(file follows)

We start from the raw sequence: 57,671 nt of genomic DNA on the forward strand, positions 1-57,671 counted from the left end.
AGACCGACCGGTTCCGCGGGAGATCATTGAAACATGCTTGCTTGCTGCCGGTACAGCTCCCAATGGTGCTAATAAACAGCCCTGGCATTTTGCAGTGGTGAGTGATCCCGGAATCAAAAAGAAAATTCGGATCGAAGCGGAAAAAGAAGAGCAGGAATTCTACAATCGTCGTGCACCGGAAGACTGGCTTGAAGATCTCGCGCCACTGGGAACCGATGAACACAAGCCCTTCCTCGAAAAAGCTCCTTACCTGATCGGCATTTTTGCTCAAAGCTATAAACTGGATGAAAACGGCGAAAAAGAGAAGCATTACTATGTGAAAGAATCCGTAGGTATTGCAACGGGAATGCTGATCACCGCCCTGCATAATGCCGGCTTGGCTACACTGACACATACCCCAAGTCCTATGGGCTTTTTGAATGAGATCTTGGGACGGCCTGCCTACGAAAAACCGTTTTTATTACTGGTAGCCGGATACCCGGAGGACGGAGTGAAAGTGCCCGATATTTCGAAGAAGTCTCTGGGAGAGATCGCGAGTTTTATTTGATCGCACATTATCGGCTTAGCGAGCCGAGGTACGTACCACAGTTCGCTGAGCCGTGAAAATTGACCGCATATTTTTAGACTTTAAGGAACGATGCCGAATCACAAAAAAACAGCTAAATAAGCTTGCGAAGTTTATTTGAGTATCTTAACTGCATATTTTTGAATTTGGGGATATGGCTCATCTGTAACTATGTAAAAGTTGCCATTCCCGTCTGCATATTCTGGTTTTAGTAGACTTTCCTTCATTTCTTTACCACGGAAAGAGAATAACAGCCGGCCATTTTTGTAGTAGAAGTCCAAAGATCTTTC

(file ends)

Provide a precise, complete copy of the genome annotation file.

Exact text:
We start from the raw sequence: 57,671 nt of genomic DNA on the forward strand, positions 1-57,671 counted from the left end.
AGACCGACCGGTTCCGCGGGAGATCATTGAAACATGCTTGCTTGCTGCCGGTACAGCTCCCAATGGTGCTAATAAACAGCCCTGGCATTTTGCAGTGGTGAGTGATCCCGGAATCAAAAAGAAAATTCGGATCGAAGCGGAAAAAGAAGAGCAGGAATTCTACAATCGTCGTGCACCGGAAGACTGGCTTGAAGATCTCGCGCCACTGGGAACCGATGAACACAAGCCCTTCCTCGAAAAAGCTCCTTACCTGATCGGCATTTTTGCTCAAAGCTATAAACTGGATGAAAACGGCGAAAAAGAGAAGCATTACTATGTGAAAGAATCCGTAGGTATTGCAACGGGAATGCTGATCACCGCCCTGCATAATGCCGGCTTGGCTACACTGACACATACCCCAAGTCCTATGGGCTTTTTGAATGAGATCTTGGGACGGCCTGCCTACGAAAAACCGTTTTTATTACTGGTAGCCGGATACCCGGAGGACGGAGTGAAAGTGCCCGATATTTCGAAGAAGTCTCTGGGAGAGATCGCGAGTTTTATTTGATCGCACATTATCGGCTTAGCGAGCCGAGGTACGTACCACAGTTCGCTGAGCCGTGAAAATTGACCGCATATTTTTAGACTTTAAGGAACGATGCCGAATCACAAAAAAACAGCTAAATAAGCTTGCGAAGTTTATTTGAGTATCTTAACTGCATATTTTTGAATTTGGGGATATGGCTCATCTGTAACTATGTAAAAGTTGCCATTCCCGTCTGCATATTCTGGTTTTAGTAGACTTTCCTTCATTTCTTTACCACGGAAAGAGAATAACAGCCGGCCATTTTTGTAGTAGAAGTCCAAAGATCTTTC